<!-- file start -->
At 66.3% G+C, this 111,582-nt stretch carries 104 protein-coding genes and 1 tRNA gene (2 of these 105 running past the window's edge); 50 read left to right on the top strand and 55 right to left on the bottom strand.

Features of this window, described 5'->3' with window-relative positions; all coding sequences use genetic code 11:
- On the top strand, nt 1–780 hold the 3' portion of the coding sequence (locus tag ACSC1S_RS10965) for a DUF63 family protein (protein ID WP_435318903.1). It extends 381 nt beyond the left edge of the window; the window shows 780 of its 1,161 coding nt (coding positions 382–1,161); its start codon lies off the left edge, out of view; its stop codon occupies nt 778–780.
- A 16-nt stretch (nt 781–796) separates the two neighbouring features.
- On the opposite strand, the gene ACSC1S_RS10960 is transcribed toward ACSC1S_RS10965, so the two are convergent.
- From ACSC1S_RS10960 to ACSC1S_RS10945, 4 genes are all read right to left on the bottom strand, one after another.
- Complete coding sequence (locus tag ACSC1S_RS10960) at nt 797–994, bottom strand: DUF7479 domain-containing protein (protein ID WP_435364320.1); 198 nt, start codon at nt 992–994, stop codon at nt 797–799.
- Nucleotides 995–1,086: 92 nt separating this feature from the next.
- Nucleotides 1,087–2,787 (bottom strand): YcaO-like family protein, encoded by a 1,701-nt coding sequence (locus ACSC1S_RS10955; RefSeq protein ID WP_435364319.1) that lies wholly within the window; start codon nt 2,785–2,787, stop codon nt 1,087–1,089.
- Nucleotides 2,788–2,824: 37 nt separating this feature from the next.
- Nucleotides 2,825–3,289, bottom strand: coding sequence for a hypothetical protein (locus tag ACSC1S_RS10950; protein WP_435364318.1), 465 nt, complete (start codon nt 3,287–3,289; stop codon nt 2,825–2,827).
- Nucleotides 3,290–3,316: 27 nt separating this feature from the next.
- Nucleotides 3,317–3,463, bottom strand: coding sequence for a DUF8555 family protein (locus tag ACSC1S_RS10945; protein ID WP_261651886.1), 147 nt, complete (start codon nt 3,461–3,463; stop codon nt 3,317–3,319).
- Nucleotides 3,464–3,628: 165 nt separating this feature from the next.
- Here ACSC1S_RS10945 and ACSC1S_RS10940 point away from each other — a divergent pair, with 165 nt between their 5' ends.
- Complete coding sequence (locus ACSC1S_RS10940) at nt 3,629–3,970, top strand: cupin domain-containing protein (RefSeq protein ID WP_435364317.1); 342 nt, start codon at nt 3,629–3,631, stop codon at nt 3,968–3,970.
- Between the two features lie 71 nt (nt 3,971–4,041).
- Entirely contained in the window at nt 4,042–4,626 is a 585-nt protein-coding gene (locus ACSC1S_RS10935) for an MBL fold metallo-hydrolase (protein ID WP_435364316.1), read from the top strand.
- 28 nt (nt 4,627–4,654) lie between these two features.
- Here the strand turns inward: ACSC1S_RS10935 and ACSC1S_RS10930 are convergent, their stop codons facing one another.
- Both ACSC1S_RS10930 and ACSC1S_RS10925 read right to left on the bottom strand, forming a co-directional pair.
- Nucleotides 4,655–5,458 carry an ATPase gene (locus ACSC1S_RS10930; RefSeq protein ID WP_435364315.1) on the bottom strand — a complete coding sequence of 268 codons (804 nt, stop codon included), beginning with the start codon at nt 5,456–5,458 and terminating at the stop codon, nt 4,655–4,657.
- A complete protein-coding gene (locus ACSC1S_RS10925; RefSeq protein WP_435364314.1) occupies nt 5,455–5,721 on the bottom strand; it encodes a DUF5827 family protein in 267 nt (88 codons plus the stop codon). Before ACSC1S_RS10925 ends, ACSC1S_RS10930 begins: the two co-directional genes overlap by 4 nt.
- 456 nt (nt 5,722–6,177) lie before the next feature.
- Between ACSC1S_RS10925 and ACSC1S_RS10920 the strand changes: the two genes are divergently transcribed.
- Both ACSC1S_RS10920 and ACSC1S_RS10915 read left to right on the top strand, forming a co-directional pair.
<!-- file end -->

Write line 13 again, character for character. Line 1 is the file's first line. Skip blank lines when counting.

- Nucleotides 3,317–3,463, bottom strand: coding sequence for a DUF8555 family protein (locus tag ACSC1S_RS10945; protein ID WP_261651886.1), 147 nt, complete (start codon nt 3,461–3,463; stop codon nt 3,317–3,319).